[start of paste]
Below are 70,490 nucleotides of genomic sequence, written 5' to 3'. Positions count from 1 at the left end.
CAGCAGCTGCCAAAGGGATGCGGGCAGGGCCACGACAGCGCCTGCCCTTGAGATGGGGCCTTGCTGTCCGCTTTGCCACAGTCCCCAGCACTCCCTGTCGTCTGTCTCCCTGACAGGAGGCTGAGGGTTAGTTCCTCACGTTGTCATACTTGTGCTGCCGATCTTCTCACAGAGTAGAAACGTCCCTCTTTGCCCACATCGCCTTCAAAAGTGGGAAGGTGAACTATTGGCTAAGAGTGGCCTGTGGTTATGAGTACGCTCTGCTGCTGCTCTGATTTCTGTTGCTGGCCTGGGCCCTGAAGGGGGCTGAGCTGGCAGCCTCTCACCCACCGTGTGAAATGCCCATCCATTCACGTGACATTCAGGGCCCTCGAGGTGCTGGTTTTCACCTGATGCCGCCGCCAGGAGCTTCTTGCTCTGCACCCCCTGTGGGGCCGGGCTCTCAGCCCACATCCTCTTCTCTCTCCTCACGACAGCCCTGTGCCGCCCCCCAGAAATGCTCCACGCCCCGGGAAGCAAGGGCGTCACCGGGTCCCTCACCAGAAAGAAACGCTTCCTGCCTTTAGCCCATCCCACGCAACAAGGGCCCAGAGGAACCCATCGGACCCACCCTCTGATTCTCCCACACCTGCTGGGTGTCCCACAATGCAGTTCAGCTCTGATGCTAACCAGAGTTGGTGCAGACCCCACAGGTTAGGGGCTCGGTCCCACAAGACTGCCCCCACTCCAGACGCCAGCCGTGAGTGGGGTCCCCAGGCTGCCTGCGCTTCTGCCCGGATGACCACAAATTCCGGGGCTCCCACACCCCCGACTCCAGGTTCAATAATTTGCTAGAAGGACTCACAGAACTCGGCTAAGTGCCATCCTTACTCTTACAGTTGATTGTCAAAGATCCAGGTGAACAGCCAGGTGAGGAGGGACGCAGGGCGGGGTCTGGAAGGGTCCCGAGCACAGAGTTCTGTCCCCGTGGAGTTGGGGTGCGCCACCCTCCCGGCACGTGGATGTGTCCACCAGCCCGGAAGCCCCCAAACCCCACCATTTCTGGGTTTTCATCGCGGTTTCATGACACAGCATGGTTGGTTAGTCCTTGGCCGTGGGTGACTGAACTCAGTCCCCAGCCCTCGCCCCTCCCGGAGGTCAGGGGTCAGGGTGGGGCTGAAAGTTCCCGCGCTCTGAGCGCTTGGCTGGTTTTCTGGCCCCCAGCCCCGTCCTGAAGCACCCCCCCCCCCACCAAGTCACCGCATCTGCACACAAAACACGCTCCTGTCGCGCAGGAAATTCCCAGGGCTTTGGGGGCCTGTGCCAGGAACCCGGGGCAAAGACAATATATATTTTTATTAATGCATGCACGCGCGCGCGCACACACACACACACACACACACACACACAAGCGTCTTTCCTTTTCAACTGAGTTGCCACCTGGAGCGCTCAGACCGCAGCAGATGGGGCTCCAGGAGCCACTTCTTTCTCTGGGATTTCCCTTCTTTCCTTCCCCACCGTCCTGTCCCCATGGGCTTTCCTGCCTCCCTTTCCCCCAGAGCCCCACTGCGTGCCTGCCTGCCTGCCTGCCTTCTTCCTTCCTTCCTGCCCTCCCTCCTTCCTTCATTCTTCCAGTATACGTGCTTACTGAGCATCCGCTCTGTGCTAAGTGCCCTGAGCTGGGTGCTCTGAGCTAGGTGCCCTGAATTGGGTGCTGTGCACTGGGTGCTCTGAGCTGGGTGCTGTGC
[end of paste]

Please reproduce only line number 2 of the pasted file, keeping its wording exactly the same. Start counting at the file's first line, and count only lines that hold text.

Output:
CAGCAGCTGCCAAAGGGATGCGGGCAGGGCCACGACAGCGCCTGCCCTTGAGATGGGGCCTTGCTGTCCGCTTTGCCACAGTCCCCAGCACTCCCTGTCGTCTGTCTCCCTGACAGGAGGCTGAGGGTTAGTTCCTCACGTTGTCATACTTGTGCTGCCGATCTTCTCACAGAGTAGAAACGTCCCTCTTTGCCCACATCGCCTTCAAAAGTGGGAAGGTGAACTATTGGCTAAGAGTGGCCTGTGGTTATGAGTACGCTCTGCTGCTGCTCTGATTTCTGTTGCTGGCCTGGGCCCTGAAGGGGGCTGAGCTGGCAGCCTCTCACCCACCGTGTGAAATGCCCATCCATTCACGTGACATTCAGGGCCCTCGAGGTGCTGGTTTTCACCTGATGCCGCCGCCAGGAGCTTCTTGCTCTGCACCCCCTGTGGGGCCGGGCTCTCAGCCCACATCCTCTTCTCTCTCCTCACGACAGCCCTGTGCCGCCCCCCAGAAATGCTCCACGCCCCGGGAAGCAAGGGCGTCACCGGGTCCCTCACCAGAAAGAAACGCTTCCTGCCTTTAGCCCATCCCACGCAACAAGGGCCCAGAGGAACCCATCGGACCCACCCTCTGATTCTCCCACACCTGCTGGGTGTCCCACAATGCAGTTCAGCTCTGATGCTAACCAGAGTTGGTGCAGACCCCACAGGTTAGGGGCTCGGTCCCACAAGACTGCCCCCACTCCAGACGCCAGCCGTGAGTGGGGTCCCCAGGCTGCCTGCGCTTCTGCCCGGATGACCACAAATTCCGGGGCTCCCACACCCCCGACTCCAGGTTCAATAATTTGCTAGAAGGACTCACAGAACTCGGCTAAGTGCCATCCTTACTCTTACAGTTGATTGTCAAAGATCCAGGTGAACAGCCAGGTGAGGAGGGACGCAGGGCGGGGTCTGGAAGGGTCCCGAGCACAGAGTTCTGTCCCCGTGGAGTTGGGGTGCGCCACCCTCCCGGCACGTGGATGTGTCCACCAGCCCGGAAGCCCCCAAACCCCACCATTTCTGGGTTTTCATCGCGGTTTCATGACACAGCATGGTTGGTTAGTCCTTGGCCGTGGGTGACTGAACTCAGTCCCCAGCCCTCGCCCCTCCCGGAGGTCAGGGGTCAGGGTGGGGCTGAAAGTTCCCGCGCTCTGAGCGCTTGGCTGGTTTTCTGGCCCCCAGCCCCGTCCTGAAGCACCCCCCCCCCCACCAAGTCACCGCATCTGCACACAAAACACGCTCCTGTCGCGCAGGAAATTCCCAGGGCTTTGGGGGCCTGTGCCAGGAACCCGGGGCAAAGACAATATATATTTTTATTAATGCATGCACGCGCGCGCGCACACACACACACACACACACACACACACAAGCGTCTTTCCTTTTCAACTGAGTTGCCACCTGGAGCGCTCAGACCGCAGCAGATGGGGCTCCAGGAGCCACTTCTTTCTCTGGGATTTCCCTTCTTTCCTTCCCCACCGTCCTGTCCCCATGGGCTTTCCTGCCTCCCTTTCCCCCAGAGCCCCACTGCGTGCCTGCCTGCCTGCCTGCCTTCTTCCTTCCTTCCTGCCCTCCCTCCTTCCTTCATTCTTCCAGTATACGTGCTTACTGAGCATCCGCTCTGTGCTAAGTGCCCTGAGCTGGGTGCTCTGAGCTAGGTGCCCTGAATTGGGTGCTGTGCACTGGGTGCTCTGAGCTGGGTGCTGTGC